Thursday, January 16, 2014

Revisiting MOE:A Lesson About Margins of Error in the ACS for Median Household Income

A while back I posted about understanding the margins of error (MOEs) in the American Community Survey estimates. As you may recall, ALL estimates implicitly come with a margin of error - that is to say some degree to which the provided estimate may be close to the actual number for characteristic "X". Because the estimates are based on fairly small samples for the ACS, statisticians like to build in some "fudge factor" and recognize that the estimate is probably right "plus or minus some margin of error". So we all recognize that the resulting sample data is probably not dead on the actual number if we surveyed every single person. Instead we build a "confidence interval" around the sample estimate which we are willing to say (typically) we're 90% confident that the actual number, if we surveyed the entire population, would be within.

Perhaps a good example would be something like median household income.

The 2012 ACS Five Year Estimate shows that the median household income for Oneida County is $49,148. Now this is based on a sample in which about one in 50 households were surveyed. If we surveyed ALL of the other households in the county would we get the same median income number? Possibly, but very, VERY unlikely. So instead, what demographers and statisticians like to go is take the margin of error (MOE) for this piece of data and construct a 90% confidence interval around this data point. this is done by going one MOE above and one MOE below the estimated number.

In the income case, we would add and subtract the MOE (which is +/- $999) and now say that we are 90% confident that the ACTUAL value of the median household income for the county lies between  $50,147 and $48,149.

Let's take this a step further and look at this visually. Here's the Oneida County Median Household income on a graph; the green box represents the estimated value, and the vertical line shows the range of 90% confidence interval/ We are 90% confident that the actual median household income lies between $50,147 and $48,149.

Now, how do the various towns compare to the county estimated? The way to tell this is to plot out the median household income estimates AND their margins of error and see where they overlap. When the county's overlaps with a towns, that means that they are, essentially no different. Technically it is safe to say that statistically we see no significant difference between the town and the county median household income.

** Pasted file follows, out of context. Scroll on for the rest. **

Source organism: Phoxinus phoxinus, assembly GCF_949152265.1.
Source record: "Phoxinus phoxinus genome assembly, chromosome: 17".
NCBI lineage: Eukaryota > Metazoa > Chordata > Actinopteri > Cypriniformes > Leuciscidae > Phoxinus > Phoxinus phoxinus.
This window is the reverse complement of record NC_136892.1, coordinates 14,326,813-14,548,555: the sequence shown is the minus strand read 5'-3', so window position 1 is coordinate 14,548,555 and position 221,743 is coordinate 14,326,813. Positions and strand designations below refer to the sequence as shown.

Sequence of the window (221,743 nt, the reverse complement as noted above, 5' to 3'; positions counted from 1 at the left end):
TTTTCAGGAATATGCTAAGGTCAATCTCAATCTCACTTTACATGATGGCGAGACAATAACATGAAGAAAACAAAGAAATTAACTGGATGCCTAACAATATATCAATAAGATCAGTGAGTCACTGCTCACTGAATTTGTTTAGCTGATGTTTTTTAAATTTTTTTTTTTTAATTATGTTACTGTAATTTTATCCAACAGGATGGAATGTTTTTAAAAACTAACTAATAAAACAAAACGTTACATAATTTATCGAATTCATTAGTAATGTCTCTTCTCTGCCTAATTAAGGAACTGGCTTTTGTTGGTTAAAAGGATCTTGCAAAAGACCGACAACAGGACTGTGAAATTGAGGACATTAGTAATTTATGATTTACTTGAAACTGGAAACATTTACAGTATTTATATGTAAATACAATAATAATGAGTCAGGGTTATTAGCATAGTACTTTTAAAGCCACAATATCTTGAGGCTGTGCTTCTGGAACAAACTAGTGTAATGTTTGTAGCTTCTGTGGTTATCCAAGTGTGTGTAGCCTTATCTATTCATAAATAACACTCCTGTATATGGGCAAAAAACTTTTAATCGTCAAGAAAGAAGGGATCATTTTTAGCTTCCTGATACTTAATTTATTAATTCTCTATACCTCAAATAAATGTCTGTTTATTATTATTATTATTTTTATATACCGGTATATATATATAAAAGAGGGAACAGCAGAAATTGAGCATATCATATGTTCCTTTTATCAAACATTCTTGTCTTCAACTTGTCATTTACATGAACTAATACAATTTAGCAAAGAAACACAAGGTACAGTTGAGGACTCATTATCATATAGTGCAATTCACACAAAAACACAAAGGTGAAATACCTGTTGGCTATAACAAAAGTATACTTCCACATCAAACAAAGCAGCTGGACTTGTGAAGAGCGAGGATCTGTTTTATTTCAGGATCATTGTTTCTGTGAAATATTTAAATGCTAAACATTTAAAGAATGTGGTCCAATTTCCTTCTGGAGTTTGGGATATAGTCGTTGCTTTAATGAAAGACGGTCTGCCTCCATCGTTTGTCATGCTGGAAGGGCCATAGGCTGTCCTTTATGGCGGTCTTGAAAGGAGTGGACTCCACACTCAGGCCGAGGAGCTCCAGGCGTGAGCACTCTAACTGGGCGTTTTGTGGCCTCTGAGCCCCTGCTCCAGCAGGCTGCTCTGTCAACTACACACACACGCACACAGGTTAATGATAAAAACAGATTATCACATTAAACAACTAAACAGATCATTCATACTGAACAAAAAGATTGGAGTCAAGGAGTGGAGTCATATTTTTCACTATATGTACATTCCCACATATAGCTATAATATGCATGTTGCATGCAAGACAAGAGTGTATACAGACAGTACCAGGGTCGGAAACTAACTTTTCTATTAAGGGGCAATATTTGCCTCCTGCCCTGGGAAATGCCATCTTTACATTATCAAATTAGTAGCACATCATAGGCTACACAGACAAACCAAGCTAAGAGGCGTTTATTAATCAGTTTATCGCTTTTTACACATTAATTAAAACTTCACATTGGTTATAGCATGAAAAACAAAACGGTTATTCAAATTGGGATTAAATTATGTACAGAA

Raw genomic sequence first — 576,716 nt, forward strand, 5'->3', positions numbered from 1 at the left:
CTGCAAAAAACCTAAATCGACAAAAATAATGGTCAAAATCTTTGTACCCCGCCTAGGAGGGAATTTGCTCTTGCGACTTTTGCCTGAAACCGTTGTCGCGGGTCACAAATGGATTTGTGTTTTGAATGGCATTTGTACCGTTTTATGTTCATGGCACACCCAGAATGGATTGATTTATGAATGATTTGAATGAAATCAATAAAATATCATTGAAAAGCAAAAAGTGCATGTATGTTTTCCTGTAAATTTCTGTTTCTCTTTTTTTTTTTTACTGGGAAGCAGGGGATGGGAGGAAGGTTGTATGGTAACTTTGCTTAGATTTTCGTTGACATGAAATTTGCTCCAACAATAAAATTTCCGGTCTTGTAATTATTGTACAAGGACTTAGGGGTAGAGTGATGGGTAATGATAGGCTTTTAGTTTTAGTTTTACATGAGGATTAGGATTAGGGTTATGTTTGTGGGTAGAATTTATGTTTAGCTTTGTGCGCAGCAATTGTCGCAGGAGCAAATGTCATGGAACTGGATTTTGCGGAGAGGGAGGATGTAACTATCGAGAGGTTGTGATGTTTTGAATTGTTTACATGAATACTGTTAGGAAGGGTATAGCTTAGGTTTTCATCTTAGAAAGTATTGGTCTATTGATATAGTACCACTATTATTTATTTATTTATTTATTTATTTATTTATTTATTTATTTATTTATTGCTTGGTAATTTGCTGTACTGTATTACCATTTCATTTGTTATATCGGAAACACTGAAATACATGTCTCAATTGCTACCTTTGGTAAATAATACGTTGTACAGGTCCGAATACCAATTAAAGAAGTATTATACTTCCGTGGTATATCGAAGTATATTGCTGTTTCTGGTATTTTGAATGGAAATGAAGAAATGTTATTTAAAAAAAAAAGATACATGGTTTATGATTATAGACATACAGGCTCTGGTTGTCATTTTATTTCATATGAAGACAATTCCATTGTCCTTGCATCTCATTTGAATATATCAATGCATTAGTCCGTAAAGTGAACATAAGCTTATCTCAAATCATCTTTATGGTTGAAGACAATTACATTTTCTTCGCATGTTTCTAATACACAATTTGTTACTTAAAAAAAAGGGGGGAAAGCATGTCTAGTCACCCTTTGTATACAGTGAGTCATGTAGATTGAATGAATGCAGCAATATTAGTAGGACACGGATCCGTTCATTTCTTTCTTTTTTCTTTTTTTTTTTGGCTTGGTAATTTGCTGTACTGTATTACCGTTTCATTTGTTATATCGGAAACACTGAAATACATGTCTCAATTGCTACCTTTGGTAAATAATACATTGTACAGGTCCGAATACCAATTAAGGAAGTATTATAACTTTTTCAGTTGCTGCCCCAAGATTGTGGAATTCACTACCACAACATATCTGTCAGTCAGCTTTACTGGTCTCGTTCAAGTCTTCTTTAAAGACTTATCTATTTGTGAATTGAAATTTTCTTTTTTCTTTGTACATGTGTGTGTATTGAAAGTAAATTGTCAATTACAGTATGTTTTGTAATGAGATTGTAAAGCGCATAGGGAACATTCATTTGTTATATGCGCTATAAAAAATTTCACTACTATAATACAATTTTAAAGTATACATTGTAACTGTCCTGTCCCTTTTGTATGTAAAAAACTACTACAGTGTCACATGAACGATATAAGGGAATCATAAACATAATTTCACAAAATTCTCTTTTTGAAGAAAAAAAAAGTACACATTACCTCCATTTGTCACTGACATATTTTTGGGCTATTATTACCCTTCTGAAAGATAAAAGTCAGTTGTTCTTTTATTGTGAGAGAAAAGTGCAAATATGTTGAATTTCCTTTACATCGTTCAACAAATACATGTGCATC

On the other hand, where they do NOT overlap, that means that a town's median household income is either significantly higher, or lower, than the rest of county's as a whole. The graph below shows all of the town median household income estimates and their 90% confidence intervals.

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To make this a bit more understandable, I've drawn in red lines showing the 90% confidence interval for the county so you can more easily see how it overlaps, or doesn't overlap, each towns median household income 90% confidence intervals.

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Looking at the right side of the graph, note how the 90% confidence intervals for Lee, Deerfield, Marshall, Trenton, Marcy and Westmoreland are all above the red line depicting the top edge of the county's MOE. However for the twon of Western, while the estimated value of their median household income (the green box for Western) is above the county's, the confidence intervals overlap. This means it's possible that the numbers, in fact, could be identical ! So you'd have to say statistically that they are not significantly different !

On the left hand side you can see that Utica,  Annsville and Rome are all below the county median household income - they do not overlap, so therefore they are significantly lower than the county when it comes to median household income.

This same process could be done with any of the towns in order to compare them to other towns in the county. For example, what could you say about the Town of Trenton? What towns are not significantly different when it comes to median household income? Which are below them?
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Whenever you are looking at ACS data, you need to be aware of these margins of error and what they say about the estimates, especially in comparison to other geographies !